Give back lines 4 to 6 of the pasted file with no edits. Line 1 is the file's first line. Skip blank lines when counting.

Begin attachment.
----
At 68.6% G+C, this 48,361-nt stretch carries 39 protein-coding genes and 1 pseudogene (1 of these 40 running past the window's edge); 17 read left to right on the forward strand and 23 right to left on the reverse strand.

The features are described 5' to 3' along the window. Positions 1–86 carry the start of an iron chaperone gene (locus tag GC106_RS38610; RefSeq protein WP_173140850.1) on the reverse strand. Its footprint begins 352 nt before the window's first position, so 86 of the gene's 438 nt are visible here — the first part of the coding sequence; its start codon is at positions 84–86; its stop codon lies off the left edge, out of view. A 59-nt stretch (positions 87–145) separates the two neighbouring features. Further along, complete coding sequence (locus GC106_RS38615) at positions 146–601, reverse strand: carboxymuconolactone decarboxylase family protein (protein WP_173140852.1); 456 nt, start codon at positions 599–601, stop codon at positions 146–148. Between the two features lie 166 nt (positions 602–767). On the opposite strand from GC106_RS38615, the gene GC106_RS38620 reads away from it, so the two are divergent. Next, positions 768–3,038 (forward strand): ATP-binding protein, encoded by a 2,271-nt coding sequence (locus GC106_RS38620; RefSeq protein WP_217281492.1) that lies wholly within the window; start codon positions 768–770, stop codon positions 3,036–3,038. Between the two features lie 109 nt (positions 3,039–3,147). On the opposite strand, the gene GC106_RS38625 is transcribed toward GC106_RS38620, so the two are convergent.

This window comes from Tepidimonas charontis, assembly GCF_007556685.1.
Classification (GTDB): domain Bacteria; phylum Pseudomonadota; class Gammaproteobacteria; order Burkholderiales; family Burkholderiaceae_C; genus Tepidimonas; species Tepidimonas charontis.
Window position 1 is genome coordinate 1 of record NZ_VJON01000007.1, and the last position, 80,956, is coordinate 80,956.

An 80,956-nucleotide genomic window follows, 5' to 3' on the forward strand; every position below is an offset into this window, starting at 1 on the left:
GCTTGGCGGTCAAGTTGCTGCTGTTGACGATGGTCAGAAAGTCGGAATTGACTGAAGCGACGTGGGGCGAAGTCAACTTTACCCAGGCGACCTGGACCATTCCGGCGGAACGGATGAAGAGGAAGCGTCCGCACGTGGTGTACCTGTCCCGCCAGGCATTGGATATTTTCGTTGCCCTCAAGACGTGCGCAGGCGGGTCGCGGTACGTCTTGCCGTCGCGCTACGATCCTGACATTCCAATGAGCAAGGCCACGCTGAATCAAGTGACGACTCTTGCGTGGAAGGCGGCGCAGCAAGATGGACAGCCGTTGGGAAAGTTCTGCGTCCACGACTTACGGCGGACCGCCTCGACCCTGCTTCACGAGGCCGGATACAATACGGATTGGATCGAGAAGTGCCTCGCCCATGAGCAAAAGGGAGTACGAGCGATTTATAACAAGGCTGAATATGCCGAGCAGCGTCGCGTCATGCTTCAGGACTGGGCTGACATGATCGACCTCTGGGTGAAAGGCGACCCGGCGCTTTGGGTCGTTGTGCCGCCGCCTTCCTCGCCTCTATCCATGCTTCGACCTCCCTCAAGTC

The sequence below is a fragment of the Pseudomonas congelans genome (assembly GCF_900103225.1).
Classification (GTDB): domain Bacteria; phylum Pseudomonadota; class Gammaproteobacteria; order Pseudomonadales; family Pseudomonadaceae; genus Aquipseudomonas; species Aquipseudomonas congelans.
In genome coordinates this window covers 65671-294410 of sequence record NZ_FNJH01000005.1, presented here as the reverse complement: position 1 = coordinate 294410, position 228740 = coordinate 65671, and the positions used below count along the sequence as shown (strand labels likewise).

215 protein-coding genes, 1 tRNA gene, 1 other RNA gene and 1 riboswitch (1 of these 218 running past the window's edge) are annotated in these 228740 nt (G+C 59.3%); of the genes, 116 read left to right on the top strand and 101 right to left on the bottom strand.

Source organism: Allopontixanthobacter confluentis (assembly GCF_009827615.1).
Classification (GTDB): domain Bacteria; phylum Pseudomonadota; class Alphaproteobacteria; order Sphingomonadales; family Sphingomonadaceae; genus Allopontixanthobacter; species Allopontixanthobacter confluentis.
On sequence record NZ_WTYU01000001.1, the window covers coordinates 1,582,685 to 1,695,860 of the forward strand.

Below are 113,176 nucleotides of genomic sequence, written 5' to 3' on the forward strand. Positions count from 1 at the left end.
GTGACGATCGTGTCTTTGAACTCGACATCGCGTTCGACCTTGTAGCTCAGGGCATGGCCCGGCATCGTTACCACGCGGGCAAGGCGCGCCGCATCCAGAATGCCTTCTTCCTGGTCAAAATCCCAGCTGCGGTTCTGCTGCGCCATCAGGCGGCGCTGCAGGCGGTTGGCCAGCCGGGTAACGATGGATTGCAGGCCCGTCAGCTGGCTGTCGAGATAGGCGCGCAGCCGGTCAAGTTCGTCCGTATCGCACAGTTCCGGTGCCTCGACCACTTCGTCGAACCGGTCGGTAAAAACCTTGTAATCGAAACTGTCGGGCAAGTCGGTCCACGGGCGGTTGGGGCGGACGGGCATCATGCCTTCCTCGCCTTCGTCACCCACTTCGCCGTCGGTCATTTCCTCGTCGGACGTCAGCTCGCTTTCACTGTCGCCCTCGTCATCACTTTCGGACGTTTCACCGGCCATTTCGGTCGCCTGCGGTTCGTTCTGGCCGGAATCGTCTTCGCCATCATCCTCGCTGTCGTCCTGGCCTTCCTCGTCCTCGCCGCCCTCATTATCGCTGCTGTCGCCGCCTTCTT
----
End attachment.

Classification (GTDB): domain Bacteria; phylum Pseudomonadota; class Gammaproteobacteria; order Burkholderiales; family Burkholderiaceae_C; genus Tepidimonas; species Tepidimonas charontis.
Window position 1 is genome coordinate 1 of record NZ_VJON01000007.1, and the last position, 80,956, is coordinate 80,956.

An 80,956-nucleotide genomic window follows, 5' to 3' on the forward strand; every position below is an offset into this window, starting at 1 on the left: